Schwab’s Pharmacy – “Movieland’s Drug Store”
Norstrom & Anderson designed this retail and office complex that included the future Schwab’s, in 1931 (1). Offices occupied the second floor. The ground floor retail shops included a Bank of America branch, a cleaners, florists, a jewelers and Crescent Heights Market (8018 Sunset). Schwab’s moved in to an existing drugstore in 1935, the second location for the firm (2). This is the only location listed in the 1946 phonebook. Contrary to popular legend, Lana Turner wasn’t discovered here, but it was a popular location for people working (or hoping to work) in the film industry. The building got a modern makeover 1956. Schwab’s closed in 1983. The shopping complex itself was demolished in 1988.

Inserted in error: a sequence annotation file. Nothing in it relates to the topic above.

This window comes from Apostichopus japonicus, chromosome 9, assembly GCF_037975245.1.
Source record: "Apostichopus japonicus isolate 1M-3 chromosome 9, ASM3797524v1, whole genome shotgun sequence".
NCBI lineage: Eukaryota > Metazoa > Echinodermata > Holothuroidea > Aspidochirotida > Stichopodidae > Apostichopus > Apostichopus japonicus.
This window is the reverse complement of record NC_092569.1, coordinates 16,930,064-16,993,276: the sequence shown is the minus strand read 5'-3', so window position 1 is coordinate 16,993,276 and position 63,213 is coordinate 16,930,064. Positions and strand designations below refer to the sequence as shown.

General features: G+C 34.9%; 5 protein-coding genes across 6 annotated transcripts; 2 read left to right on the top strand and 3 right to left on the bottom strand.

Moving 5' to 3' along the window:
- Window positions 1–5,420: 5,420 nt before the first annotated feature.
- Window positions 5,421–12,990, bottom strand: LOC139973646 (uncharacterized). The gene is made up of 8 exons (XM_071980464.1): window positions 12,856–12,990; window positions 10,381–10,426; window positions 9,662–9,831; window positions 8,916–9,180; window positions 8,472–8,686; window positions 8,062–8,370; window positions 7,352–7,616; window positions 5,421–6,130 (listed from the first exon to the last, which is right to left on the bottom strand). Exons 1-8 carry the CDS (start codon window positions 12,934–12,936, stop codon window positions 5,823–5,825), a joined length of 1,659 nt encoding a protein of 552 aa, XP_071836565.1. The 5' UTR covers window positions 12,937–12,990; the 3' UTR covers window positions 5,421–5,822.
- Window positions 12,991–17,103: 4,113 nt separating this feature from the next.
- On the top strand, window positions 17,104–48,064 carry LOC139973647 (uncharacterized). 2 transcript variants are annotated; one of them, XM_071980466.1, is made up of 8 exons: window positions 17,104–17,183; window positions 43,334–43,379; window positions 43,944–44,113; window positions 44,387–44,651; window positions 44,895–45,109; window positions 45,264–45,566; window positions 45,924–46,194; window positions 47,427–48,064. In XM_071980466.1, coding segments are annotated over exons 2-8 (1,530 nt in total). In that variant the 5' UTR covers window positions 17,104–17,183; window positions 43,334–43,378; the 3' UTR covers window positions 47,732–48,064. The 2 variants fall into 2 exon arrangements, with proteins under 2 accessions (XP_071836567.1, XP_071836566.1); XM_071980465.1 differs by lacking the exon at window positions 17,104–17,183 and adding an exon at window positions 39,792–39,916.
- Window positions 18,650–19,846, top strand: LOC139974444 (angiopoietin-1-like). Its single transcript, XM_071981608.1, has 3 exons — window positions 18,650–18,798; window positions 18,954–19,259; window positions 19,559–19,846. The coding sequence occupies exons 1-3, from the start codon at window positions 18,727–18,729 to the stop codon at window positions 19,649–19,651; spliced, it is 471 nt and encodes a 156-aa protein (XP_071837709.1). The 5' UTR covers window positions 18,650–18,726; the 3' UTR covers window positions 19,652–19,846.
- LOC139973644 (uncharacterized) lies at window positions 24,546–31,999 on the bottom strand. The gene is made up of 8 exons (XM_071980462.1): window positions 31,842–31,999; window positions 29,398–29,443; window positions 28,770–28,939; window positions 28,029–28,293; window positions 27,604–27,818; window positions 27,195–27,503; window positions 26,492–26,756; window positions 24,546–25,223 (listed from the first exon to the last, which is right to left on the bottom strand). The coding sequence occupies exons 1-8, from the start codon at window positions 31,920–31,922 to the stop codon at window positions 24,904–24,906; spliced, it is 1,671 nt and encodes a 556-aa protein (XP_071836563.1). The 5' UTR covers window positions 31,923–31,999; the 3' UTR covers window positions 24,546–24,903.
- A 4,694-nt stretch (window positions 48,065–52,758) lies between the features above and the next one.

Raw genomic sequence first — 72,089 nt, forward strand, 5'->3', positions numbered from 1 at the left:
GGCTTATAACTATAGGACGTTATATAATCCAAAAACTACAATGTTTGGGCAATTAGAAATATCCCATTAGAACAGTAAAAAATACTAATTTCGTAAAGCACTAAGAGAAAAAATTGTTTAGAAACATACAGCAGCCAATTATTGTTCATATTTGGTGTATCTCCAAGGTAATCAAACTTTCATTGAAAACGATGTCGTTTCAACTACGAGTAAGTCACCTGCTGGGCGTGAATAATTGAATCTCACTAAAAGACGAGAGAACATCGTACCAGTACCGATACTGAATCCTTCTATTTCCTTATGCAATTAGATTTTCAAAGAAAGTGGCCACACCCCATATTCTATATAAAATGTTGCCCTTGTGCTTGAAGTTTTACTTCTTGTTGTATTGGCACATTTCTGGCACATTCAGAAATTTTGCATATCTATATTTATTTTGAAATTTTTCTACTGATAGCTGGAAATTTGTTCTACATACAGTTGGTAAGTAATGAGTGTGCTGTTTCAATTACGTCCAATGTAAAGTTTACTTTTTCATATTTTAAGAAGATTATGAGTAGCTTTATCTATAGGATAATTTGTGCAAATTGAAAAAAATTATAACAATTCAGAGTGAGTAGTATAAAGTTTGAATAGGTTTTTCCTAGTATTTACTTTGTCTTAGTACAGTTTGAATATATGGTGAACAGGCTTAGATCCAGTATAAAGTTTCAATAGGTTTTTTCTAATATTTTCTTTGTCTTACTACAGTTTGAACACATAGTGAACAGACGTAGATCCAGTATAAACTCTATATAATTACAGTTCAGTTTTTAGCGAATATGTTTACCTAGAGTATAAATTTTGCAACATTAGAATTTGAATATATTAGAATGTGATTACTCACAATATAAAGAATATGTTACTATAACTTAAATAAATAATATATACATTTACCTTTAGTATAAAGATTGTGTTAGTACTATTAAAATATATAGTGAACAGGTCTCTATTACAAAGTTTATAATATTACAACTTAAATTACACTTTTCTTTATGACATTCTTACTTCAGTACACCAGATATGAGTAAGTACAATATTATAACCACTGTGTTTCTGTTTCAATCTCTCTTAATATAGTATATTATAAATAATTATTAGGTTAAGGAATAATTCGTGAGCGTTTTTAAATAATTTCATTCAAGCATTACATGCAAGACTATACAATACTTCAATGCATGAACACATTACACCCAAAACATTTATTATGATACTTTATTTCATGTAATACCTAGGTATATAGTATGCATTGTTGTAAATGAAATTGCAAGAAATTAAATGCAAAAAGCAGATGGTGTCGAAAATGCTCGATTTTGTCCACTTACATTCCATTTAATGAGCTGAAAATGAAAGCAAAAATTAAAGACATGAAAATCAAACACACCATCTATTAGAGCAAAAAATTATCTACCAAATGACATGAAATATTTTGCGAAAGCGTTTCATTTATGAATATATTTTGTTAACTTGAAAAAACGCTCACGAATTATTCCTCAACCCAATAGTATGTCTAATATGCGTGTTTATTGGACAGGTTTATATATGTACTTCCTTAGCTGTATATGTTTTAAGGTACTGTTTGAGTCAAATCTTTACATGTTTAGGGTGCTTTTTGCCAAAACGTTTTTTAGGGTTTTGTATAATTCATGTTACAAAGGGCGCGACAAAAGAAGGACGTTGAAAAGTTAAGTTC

Across the street from 8000-8024 Sunset Blvd., 8001-8033 Sunset was also designed by Norstrom & Anderson in 1931 and survives. Greenblatt’s Delicatessen “where the stars go to shop,” occupied 8001 in 1946; it now houses the Laugh Factory. The Sunset-Laurel Market at 8025 became Lowy’s Music Shop as of 1946. The open-air markets like Sunset-Lauren and Crescent Heights Market were typical of Hollywood at the time. Most were later enclosed by plate glass.
(1) The original owners, Thomsen & Easley, applied for a permit on May 22, 1931.
(2) Jack Schwab stated in a 1945 permit for alterations that he had been at this location 10 years. The same information appears in a 1949 permit. It first appears in the 1936 city directory. In a 1981 retrospective L.A. Times article on the Sunset Strip, Leon Schwab, another of the brothers, would mistakenly recall the year as 1932.